What different generations experience in the face of COVID-19
By Cory L. Higgs
While reports show that older adults are more at risk of contracting the coronavirus, it does not discriminate based on age. Severe symptoms and, in some cases, death, also reported in younger patients.
As health experts continue to recommend self-isolating as a way to limit social interactions and the potential spread of the illness, many are starting to feel lasting impacts.
From financial issues, mental health, education, entertainment, all aspects of life have been impacted, and each generation is finding itself facing problems the other wouldn’t have imagined.
Perhaps one of the most socially impacted groups in Patrick County is the graduating class of 2020. “My entire senior year kind of just vanished. Spring semester was supposed to be when all the fun senior activities happen, and now, I essentially have nothing,” said Alessandra Moran, 17, of Woolwine, a senior at Patrick County High School.
Moran is on track to graduate at the end of this academic year, however the virus had other plans. One of her biggest concerns is what will happen before and after graduation, she said, adding that many of her peers have waited 4 to 5 years only to have this moment ripped away from them.
“Everyone’s lives have been put on pause. It’s like everything’s happening, but nothing’s happening all at once. None of us know how to properly deal with something like this,” she said. Despite her frustrations, she reports that she is doing her part and staying home as much as possible.
Moran added that she and many of her peers have never seen such a crisis in their lives and that many are panicked and scared. Her silver lining is that she is getting to spend more time with family and enjoying plenty of bonding while still attending virtual classes.
-Young Adult’s Perspective-
Kevin Wood, 26, of Dry Pond, brings to the table what many young adults have to grasp in the shadow of a looming local pandemic.
“It hadn’t impacted me much before last Thursday when work was closed. Where Stuart is a small town, and it hasn’t made its way here just yet, life feels kind of normal but ominous at the same time,” he said.
Wood works at Ten Oaks and was furloughed on April 2 as the company made the decision to keep their employees safe. Wood said his biggest concern with COVID-19 was for his older family members, and he sympathized with those in New York City as they” seem to be struggling for medical supplies,” he said.
Wood said he is doing his part by staying home, kicking his feet up and limiting the contact he has with the outside world. He said that others around his age seemed to be doing the same from what he has seen, avoiding older generations and keeping to small groups.
On the positive side, Wood says a silver-lining to the pandemic is that pollution levels around the globe have dropped, and polluted areas have seen a resurgence in wildlife.
Denise Stirewalt, 55, and a member of the Patrick County Board of Supervisors representing the Peters Creek District, said she has been impacted by the day to day things we all take for granted – like handshakes, hugs, leaving the house, being around others.
“I miss seeing my parents, children, and grandchildren, although we talk and Facetime every night. I continuously think about the health and well-being of my friends, family, county staff, and the staff at the radio station” said Stirewalt, who also manages WHEO.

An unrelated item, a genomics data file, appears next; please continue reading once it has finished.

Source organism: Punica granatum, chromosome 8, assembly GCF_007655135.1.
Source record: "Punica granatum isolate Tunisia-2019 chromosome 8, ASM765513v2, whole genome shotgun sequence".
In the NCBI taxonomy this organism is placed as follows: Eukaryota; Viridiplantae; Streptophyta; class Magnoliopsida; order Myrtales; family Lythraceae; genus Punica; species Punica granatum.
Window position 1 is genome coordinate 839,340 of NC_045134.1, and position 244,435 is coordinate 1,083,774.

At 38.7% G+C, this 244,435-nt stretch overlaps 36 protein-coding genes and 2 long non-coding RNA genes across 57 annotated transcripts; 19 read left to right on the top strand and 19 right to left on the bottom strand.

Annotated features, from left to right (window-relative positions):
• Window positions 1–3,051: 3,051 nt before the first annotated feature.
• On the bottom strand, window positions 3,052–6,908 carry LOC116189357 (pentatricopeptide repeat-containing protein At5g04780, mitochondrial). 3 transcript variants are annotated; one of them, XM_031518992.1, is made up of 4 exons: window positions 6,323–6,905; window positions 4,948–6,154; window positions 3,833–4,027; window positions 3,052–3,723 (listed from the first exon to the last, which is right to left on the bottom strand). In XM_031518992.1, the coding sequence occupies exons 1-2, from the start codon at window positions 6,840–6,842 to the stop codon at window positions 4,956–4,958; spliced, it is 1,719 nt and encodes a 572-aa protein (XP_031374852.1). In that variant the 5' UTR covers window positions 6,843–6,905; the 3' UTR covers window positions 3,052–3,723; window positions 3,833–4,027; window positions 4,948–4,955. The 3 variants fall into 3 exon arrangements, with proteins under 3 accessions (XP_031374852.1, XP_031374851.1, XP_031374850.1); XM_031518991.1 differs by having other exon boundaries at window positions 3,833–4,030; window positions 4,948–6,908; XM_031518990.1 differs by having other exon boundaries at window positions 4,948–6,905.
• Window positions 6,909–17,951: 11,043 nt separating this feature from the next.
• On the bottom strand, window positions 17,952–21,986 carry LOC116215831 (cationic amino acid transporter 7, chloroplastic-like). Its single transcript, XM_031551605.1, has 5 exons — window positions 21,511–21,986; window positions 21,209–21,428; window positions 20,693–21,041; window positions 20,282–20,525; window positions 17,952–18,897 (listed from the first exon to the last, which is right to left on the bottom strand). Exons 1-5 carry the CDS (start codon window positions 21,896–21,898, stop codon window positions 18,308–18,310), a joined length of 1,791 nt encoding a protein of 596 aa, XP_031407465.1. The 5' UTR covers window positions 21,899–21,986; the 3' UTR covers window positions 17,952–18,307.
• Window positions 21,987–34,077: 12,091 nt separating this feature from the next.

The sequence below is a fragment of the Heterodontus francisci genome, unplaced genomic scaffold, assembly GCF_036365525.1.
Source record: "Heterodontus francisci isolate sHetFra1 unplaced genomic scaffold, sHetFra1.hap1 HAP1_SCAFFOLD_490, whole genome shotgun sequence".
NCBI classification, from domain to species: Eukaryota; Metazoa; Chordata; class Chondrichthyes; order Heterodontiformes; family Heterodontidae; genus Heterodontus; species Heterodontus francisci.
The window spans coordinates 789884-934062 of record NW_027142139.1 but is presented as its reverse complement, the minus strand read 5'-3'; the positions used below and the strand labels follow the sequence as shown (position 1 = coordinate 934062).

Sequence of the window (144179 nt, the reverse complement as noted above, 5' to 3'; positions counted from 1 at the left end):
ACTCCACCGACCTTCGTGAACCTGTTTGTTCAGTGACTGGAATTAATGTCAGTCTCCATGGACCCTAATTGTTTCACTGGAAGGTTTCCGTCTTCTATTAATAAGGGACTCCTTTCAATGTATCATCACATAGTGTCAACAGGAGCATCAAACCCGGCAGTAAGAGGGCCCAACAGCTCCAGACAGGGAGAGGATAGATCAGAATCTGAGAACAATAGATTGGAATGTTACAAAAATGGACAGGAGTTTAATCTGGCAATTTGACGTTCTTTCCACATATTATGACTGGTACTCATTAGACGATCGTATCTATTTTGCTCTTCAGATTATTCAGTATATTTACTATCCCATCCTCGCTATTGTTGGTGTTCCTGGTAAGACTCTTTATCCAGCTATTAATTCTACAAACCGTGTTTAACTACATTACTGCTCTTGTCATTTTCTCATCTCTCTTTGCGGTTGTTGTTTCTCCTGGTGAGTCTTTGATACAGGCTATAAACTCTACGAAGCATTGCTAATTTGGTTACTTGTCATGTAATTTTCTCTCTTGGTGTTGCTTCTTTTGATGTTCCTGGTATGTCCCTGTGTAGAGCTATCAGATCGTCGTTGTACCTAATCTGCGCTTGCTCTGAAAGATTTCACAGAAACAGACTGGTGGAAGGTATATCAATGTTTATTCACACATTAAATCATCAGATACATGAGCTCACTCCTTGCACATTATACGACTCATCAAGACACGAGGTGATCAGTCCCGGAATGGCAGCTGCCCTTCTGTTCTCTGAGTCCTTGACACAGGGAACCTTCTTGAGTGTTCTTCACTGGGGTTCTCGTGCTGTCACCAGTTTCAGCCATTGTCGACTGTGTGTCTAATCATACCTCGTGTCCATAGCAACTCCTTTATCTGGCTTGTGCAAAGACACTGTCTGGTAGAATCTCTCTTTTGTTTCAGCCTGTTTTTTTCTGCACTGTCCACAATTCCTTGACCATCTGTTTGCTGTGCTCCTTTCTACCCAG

But after contracting the virus and spreading it, her biggest concern is the impact it would have on Patrick County.
“Do we have enough supplies and equipment needed to protect our public safety staff and volunteers if the virus starts to spread in the county,” she wondered.
Like many, Stirewalt is washing her hands and wearing a facemask when around others. She also is continually disinfecting surfaces.
“If you don’t have to go to an essential job, please stay home,” she said. “If you need groceries, medication, or anything, ask a neighbor or church member that does have to go out, to run errands for you. For those that have to be at an essential job, please take precautions to protect you and those around you.”
Stirewalt said a silver-lining for her is the ability to get some extra work done from the comfort of her home. She and added that when she feels uneasy, she recites a favorite Bible verse to ease her mind.
While the other age groups have a varying degree of vulnerability, our seniors are most at risk, but like everyone else, they are holding on and waiting for quarantine to be over.
Ann Cockram, 80, of Meadows of Dan, said she hadn’t been impacted by the virus because she’s a homebody, but now, she and her husband, Ron are feeling its impacts.
She said she and her husband used to do a lot of their own shopping and errands, but now they heavily rely on family to complete those tasks. Cockram said she and her husband suffer from health issues that put them in a dangerous place navigating the virus. She added that she misses visitors and visiting the family’s gristmill on the weekends.
These trying times reminded her of her childhood in Washington D.C .,during WW2 when houses were fitted with blackout curtains, and sirens sounded warning of a coming air raid, she said. Her father was a pilot with Capital Airlines, according to Cockram, who said she remembers shortages much like now. She recalled that butter was hard to come by and that a family would often get a bag of lard with a dye to smash and mix to give the appearance of butter.
Now as then, Cockram said we have to keep on trucking and stay positive.
Quarantine restrictions stay in place for the commonwealth until June 10; however, it is still unknown whether that will be the cut-off for self-isolating.
For updates on the latest COVID-19 information visit www.CDC.gov.